Sally Hawkins – Constellations at the Royal Court Upstairs & Duke of York’s

THE DIGITAL THEATRE BEST ACTOR IN A PLAY

Rupert Everett – The Judas Kiss at Hampstead
Adrian Lester – Red Velvet at the Tricycle
David Haig – The Madness of George III at the Apollo
David Suchet – Long Day’s Journey into Night at the Apollo
Luke Treadaway – The Curious Incident of the Dog in the Night-time at the National, Cottesloe
Mark Rylance – Twelfth Night & Richard III at Shakespeare’s Globe & the Apollo Continue reading “Winners of the 2013 What’s On Stage Awards”

Film Review: Les Misérables

“Life has dropped you at the bottom of the heap”

For many people, myself included, it is nigh on impossible to approach a film version of stage behemoth Les Misérables with a blank slate. It’s been a mainstay of the musical theatre world since its 1985 London debut – it is most likely the show I have seen the most times throughout my lifetime – and after celebrating its 25th anniversary with an extraordinarily good touring production, has been riding high with a revitalised energy. So Tom Hooper’s film has a lot to contend with in terms of preconceptions, expectations and long-ingrained ideas of how it should be done. And he has attacked it with gusto, aiming to reinvent notions of cinematic musicals by having his actors sing live to camera and bringing his inimitable close-up directorial style to bear thus creating a film which is epic in scale but largely intimate in focus.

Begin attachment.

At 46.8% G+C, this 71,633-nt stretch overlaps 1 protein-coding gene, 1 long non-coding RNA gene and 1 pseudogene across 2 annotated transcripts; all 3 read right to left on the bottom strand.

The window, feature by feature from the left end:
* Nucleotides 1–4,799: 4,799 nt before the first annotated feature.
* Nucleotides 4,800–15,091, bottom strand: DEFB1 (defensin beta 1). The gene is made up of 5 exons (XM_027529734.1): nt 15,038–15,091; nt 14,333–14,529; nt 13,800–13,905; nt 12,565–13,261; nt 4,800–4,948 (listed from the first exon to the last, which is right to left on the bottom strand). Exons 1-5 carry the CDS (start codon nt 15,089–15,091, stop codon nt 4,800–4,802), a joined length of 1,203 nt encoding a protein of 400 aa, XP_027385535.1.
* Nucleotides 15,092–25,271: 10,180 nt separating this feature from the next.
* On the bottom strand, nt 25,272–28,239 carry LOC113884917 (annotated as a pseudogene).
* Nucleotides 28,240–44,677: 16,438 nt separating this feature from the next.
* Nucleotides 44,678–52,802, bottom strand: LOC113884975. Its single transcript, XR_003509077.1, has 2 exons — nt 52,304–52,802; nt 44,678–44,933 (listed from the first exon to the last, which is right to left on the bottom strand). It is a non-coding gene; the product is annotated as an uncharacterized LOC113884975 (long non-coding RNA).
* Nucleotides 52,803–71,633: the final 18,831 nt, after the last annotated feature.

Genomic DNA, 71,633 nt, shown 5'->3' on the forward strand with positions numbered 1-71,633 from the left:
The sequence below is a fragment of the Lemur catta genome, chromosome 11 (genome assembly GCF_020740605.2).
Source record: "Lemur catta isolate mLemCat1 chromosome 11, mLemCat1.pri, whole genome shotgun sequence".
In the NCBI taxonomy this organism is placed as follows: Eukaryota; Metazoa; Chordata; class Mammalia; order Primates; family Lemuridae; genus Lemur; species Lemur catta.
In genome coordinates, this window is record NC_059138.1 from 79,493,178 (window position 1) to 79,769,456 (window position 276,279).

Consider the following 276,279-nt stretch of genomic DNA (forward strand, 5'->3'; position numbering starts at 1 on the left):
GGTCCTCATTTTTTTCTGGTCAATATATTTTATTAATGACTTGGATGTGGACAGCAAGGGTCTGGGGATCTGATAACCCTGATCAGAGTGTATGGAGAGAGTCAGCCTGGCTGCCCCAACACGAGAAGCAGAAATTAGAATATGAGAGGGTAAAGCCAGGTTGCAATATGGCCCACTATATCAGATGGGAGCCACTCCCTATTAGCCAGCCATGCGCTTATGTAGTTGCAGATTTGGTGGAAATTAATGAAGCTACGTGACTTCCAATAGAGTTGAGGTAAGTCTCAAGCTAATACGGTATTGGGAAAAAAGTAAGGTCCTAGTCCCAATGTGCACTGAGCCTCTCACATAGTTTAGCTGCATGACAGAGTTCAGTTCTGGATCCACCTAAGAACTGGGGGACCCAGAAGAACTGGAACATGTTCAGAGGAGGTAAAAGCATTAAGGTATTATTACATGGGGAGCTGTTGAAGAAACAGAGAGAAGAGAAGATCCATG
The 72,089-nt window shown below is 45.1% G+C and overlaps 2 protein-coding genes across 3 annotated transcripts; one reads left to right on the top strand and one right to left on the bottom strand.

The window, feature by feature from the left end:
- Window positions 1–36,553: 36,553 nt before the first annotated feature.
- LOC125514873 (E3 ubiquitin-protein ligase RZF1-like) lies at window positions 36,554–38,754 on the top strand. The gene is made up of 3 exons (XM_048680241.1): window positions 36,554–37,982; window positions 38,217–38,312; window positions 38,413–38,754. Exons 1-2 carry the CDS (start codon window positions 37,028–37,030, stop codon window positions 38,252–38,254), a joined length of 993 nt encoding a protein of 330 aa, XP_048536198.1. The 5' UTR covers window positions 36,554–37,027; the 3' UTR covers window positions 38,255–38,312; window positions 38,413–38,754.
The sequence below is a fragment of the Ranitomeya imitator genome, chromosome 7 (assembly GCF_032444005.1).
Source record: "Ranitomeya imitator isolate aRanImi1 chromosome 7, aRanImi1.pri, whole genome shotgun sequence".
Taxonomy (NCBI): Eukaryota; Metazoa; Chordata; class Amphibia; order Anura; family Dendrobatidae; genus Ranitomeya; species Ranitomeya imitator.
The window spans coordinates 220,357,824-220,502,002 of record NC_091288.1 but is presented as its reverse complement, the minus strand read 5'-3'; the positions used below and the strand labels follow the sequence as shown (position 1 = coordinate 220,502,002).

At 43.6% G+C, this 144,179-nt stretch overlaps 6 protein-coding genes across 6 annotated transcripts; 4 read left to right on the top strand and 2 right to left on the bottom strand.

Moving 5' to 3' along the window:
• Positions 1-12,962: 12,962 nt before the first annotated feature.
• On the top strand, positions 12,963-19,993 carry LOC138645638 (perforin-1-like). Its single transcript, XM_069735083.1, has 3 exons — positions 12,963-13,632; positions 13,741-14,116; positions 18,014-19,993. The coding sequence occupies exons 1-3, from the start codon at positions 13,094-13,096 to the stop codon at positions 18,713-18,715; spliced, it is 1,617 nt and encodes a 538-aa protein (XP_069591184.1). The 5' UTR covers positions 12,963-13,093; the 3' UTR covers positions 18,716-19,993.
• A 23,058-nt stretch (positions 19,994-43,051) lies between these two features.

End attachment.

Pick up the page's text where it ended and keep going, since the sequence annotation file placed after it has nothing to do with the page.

In short, I liked it but I didn’t love it. I’m not so sure that Hooper’s take on the piece as a whole is entirely suited to the material, or rather my idea of how best it works. Claude-Michel Schönberg’s score has a sweeping grandeur which is already quasi-cinematic in its scope but Hooper never really embraces it fully as he works in his customary solo shots and close-ups into the numbers so well known as ensemble masterpieces.  ‘At The End Of The Day’ and ‘One Day More’ both suffer this fate of being presented as individually sung segments stitched together but for me, the pieces never really added up to more than the sum of their parts to gain the substantial power that they possess on the stage. Continue reading “Film Review: Les Misérables”